Every game has its constraints. Some of them will fundamentally dictate the manner of story you tell, while others will be irritants and speed bumps. But you should never pretend your restrictions don’t exist, assuming that they’ll change or can be fixed on the next level of detail. The plot summary is, once again, a chance to catch and correct these sorts of problems; if you’re ignoring them, you lose that opportunity.

Imply Gameplay, But Don’t Depend On It

An understanding of a game’s mechanics is, of course, pivotal to designing a story for said game. A first-person shooter requires a vastly different story than a point-and-click adventure game. And ideally, the particulars of a game’s mechanics should fit naturally into a story as well–if stealth is an option in the aforementioned shooter, some sections of the narrative should encourage (or at least naturally allow) stealth.

But mechanics tend to change drastically over the course of a game’s development. Ideally, a plot summary should imply the style of gameplay and reveal an ultimate goal without depending on any exact methods. For example, declaring “the Player uses his newly acquired powers to freeze a swarm of enemies in place” or “the Player must climb to the top of a high mountain in a jumping puzzle” in an RPG would be dangerous–both statements require certain sets of properly tuned game mechanics to work. Slightly better alternatives might be “the Player fights in a combat allowing her to showcase her new powers” and simply “the Player is required to explore the peaceful environment in order to reach the top of the mountain.” It’s fine to make suggestions (I find Microsoft Word’s Comments feature useful for separating gameplay suggestions from the core of the summary), but make sure what’s necessary and what’s mere inspiration is clear. And make sure you are at least implying a style of gameplay–I need to know if that walk up the mountain is meant to be a brief, serene bit of downtime, a showcase for puzzles, or a combat-heavy murder spree.

Keep in mind also that other development team members are likely to have a far better understanding of what mechanics are enjoyable and functioning well than you are–don’t try to do the job of the systems experts.

In many cases, a plot summary may be written around predetermined, highly specific game mechanics. Even in these situations, you’ll be better off with a plot summary that can adapt to mechanical changes; unless the game is already built, there’s every chance that specifics will evolve during development and playtesting, and you don’t want your narrative to fall apart just because it turns out your stealth system wasn’t fun after all. Hew to plans and good intentions, but be prepared for things to change.

Imply Budget

In the same vein as implying gameplay, make sure you’re implying budget as well. When something expensive is required for the narrative to work, make sure that “something” is clear in the plot summary. Don’t gloss over mentions of difficult-to-implement scenes, art assets, and so forth–make sure your expectations are obvious to anyone reading, so they can be easily assessed by the rest of the team. (Again, I find Word’s Comments useful for highlighting particular items that I know may be of concern. e.g., if I’m describing a scene in which a crowd of onlookers is required, I’ll add a comment asking whether this will pose difficulty for art, animation, cinematics, etc., and suggest some alternate approaches if the scene isn’t viable as described.)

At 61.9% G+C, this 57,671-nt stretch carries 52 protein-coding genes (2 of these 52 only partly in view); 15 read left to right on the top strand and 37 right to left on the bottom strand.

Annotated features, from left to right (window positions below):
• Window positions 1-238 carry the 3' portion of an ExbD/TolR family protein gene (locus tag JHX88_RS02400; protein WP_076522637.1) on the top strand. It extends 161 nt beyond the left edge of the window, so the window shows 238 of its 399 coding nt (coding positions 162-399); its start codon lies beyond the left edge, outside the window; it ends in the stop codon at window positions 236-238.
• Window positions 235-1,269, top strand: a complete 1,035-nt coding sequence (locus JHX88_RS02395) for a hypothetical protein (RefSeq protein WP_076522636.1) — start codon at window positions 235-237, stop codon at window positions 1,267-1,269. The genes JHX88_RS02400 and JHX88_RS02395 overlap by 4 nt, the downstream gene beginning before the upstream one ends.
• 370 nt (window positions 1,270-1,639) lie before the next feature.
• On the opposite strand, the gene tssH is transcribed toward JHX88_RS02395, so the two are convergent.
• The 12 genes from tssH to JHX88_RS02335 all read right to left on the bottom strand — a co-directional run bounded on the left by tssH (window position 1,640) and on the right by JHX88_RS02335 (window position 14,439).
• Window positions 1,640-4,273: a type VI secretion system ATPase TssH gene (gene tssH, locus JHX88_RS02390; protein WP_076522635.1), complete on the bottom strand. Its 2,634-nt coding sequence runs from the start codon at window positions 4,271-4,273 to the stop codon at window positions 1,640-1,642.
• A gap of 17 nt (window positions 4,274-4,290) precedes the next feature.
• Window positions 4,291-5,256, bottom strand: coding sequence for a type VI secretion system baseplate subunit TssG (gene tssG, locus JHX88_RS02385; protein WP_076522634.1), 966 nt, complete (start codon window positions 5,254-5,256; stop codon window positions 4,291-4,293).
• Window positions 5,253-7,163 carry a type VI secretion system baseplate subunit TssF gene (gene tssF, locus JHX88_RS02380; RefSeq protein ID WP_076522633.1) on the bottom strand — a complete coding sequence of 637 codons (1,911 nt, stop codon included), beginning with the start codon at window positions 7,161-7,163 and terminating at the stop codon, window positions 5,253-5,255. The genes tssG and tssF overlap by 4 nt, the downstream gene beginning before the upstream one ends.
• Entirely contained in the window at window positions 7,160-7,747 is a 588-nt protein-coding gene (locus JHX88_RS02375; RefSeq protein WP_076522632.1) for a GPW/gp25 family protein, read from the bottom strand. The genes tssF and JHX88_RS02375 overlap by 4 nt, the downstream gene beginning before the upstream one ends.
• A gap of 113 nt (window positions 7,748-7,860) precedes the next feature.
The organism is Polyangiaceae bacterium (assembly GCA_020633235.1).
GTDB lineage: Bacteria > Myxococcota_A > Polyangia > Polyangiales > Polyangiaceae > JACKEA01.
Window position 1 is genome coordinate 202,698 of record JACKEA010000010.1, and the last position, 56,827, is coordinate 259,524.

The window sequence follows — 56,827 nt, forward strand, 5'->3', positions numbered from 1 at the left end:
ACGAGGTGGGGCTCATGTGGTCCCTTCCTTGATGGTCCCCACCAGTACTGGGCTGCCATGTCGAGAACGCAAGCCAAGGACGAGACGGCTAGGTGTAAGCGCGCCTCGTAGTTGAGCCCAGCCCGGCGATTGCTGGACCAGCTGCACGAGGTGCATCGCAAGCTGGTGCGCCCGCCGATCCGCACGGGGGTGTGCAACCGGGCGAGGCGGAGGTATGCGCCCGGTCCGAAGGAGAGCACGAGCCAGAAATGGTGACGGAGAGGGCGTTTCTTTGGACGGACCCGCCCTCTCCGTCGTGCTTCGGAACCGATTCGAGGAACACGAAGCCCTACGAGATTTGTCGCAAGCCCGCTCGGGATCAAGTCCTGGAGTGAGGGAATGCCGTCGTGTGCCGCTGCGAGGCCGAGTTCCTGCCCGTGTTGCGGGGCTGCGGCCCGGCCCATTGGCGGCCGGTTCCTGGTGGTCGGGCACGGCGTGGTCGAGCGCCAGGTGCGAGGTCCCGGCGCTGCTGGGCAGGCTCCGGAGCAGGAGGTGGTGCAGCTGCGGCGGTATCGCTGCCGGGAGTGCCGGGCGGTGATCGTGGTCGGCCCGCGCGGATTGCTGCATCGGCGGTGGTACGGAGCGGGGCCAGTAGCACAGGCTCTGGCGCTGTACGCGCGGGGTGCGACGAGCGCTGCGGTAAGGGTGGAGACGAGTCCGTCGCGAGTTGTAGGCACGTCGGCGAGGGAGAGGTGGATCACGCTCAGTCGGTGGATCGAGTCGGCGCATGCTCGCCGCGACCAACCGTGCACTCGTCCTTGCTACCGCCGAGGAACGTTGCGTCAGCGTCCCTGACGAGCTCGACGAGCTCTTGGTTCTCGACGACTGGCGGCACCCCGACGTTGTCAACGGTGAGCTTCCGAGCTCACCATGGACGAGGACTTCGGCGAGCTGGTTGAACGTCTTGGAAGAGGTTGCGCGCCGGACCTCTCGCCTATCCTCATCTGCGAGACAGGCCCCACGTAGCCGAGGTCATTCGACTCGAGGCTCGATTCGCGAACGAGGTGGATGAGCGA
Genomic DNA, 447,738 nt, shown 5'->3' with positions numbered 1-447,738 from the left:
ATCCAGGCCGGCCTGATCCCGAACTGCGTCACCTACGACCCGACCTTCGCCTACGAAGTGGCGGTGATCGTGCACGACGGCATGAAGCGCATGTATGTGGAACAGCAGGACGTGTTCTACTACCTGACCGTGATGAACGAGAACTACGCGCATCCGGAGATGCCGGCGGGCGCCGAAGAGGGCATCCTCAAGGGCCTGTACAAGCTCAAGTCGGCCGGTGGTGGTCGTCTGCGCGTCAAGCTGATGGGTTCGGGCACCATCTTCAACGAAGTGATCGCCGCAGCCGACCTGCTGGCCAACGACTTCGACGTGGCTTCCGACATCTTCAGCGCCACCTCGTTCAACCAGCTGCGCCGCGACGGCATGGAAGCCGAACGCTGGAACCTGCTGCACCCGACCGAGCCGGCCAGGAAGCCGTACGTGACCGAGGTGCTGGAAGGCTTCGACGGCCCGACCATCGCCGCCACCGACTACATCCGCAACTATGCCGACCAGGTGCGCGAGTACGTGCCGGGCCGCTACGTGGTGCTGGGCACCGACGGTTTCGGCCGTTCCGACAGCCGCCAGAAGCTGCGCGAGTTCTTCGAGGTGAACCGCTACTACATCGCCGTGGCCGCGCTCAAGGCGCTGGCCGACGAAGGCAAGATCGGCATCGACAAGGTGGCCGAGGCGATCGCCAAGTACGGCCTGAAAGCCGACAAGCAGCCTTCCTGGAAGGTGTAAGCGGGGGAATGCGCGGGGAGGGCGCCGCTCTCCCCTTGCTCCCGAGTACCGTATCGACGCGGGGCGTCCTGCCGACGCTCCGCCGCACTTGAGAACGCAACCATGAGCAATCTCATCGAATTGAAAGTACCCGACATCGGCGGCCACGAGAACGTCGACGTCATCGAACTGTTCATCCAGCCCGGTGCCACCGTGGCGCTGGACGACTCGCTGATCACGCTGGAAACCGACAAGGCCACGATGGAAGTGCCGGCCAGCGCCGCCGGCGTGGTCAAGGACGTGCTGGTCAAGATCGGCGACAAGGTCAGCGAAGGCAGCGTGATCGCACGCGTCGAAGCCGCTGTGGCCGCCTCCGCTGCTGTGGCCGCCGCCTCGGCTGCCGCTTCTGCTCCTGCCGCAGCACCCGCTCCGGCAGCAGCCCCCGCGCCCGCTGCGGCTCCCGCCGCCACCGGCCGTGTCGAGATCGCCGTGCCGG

That said, if the “something expensive” isn’t required by the narrative–if a scene can be made to play out in various ways depending on the resources available–you needn’t be as concerned with spelling out all the details. Ideally, most of the narrative will have plenty of flexibility. Yet confusion can emerge from overly vague requests, as well–people may imagine requirements you didn’t intend–so again, comments can help clarify.

Example: A crowd of onlookers waits for the Player at the top of the mountain. [We can make do with only a handful if required, but this is an emotional, important scene, so I’d love to spend some money on this one.]

Exactly what sort of expenses require explicit mention vary drastically depending on the type of game and the budget you’re working with. Large or unusual levels, original art assets, unique game mechanics, and so forth tend to be large ones–see Learning to Budget at a Glance for more.

Don’t Get Attached

And of course, don’t get wedded to a plot summary. It’s not even game content yet. It’s a blueprint, an idea, that needs to be tested by many other people before it can be deemed worthy of implementation.

That doesn’t mean you can’t take pride in a summary–but leave your ego at home. Accept critique. Reshape the narrative to help make a better game. You know your story better than anyone else, but your vision doesn’t encompass the project as a whole and you’ve got blind spots on the narrative front, too.

Revise. Get signoff. Then put the plot summary aside and start writing the real deal.